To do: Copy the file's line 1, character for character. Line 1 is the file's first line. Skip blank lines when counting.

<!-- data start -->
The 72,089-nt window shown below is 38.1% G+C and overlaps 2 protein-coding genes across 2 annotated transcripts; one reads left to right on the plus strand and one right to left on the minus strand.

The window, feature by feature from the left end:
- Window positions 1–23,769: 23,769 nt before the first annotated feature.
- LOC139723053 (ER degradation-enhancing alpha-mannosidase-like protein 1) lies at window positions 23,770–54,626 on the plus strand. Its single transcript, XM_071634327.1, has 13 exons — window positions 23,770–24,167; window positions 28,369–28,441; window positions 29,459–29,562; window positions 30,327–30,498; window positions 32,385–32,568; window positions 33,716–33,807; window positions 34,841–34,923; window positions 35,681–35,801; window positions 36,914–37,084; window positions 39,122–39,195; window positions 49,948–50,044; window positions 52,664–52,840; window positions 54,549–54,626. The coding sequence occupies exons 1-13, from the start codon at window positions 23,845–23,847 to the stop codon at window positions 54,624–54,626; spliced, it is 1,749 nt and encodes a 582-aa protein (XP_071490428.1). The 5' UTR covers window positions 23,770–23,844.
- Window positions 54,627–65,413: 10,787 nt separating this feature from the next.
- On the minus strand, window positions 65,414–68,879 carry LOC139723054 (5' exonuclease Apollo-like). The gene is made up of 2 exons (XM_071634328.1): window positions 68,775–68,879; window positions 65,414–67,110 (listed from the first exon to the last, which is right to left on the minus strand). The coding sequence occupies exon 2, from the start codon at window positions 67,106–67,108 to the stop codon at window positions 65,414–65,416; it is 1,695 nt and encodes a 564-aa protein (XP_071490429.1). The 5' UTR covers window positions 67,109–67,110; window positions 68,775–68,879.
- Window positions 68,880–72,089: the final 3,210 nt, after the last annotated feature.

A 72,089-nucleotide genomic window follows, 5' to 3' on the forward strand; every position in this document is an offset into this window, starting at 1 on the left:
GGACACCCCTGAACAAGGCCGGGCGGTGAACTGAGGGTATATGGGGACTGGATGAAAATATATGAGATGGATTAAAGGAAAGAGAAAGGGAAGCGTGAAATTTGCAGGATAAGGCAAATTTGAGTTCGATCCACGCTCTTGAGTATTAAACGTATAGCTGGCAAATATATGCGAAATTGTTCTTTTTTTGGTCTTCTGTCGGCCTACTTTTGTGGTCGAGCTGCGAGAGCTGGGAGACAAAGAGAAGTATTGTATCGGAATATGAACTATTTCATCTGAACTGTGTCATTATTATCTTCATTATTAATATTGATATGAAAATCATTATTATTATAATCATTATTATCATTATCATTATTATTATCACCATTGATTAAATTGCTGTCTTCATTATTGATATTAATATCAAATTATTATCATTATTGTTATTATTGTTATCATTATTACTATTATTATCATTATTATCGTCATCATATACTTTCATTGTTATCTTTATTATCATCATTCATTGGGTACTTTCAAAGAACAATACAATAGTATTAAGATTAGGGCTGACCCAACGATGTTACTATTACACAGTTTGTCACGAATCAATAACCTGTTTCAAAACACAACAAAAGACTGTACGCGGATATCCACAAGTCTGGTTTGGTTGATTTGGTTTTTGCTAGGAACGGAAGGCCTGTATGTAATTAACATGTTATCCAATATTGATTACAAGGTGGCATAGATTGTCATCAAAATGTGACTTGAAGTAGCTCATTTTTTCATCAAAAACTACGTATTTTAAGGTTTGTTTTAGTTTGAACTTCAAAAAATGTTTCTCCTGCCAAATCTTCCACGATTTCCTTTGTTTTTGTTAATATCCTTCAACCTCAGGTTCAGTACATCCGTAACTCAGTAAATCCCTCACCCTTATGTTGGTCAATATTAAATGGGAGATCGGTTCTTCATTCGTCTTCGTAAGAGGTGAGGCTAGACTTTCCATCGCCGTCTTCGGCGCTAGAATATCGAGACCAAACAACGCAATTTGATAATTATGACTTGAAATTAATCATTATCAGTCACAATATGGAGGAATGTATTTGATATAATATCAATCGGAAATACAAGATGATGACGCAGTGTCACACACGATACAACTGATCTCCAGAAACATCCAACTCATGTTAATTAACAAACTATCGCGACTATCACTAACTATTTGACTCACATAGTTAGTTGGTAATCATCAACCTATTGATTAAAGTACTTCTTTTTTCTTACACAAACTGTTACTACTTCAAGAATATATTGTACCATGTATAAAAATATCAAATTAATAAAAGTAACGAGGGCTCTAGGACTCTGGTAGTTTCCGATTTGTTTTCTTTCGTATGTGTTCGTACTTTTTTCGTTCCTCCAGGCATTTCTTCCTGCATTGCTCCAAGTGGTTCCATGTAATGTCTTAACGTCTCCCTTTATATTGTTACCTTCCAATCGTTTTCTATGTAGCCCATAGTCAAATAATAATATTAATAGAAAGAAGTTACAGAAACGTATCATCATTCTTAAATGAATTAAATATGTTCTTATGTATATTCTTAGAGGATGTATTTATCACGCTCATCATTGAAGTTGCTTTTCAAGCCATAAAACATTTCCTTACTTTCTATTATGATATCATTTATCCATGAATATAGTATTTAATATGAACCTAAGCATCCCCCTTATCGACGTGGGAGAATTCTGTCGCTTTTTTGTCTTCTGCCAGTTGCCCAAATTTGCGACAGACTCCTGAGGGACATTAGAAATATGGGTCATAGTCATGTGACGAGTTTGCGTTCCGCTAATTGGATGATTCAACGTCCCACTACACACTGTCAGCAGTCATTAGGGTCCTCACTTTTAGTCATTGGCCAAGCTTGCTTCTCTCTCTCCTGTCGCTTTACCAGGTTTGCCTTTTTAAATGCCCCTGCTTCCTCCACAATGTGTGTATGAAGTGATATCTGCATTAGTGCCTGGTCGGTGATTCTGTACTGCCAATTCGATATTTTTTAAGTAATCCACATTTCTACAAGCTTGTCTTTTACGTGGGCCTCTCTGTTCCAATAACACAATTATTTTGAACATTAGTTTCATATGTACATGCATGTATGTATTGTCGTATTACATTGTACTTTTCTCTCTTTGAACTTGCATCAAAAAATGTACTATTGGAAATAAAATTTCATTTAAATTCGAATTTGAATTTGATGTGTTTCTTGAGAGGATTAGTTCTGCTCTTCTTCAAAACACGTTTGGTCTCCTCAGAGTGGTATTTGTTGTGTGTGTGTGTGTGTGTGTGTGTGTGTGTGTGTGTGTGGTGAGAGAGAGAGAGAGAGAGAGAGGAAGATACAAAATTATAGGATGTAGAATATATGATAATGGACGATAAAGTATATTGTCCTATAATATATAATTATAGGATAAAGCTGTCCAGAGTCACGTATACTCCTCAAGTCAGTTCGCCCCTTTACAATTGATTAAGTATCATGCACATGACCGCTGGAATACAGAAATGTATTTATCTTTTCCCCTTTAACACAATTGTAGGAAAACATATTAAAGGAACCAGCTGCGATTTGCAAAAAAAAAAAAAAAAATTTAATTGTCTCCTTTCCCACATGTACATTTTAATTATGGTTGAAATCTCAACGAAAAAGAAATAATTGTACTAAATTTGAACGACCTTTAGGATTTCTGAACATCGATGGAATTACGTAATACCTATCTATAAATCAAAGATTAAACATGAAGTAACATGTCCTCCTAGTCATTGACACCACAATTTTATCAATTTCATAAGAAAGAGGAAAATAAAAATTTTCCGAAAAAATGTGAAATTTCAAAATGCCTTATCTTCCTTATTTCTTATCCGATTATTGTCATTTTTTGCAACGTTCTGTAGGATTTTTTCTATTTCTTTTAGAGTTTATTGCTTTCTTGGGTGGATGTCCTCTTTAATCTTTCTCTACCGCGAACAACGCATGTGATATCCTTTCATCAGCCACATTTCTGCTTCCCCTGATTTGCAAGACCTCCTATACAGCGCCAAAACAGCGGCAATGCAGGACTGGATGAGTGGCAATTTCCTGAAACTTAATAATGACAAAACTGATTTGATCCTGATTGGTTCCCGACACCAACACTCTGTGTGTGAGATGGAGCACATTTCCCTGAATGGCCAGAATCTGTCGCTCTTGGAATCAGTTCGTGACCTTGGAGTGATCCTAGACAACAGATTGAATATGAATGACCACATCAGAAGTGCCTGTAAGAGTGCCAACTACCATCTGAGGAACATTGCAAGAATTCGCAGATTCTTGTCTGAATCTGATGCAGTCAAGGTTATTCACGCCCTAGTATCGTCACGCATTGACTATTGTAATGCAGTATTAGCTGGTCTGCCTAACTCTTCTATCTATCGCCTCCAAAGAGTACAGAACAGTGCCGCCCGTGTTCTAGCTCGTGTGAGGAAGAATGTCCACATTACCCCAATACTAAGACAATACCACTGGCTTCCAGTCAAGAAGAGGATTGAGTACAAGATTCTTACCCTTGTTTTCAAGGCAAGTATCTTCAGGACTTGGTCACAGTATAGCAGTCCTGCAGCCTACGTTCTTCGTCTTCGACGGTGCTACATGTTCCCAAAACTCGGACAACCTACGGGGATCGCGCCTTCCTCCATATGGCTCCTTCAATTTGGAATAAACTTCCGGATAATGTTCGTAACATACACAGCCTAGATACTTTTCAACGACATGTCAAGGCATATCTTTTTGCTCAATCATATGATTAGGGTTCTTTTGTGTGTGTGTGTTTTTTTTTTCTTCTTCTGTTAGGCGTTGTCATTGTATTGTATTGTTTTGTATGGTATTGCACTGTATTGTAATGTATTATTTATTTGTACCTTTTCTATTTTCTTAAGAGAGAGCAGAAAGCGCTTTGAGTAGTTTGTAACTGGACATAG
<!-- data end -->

The 72,089-nt window shown below is 38.1% G+C and overlaps 2 protein-coding genes across 2 annotated transcripts; one reads left to right on the plus strand and one right to left on the minus strand.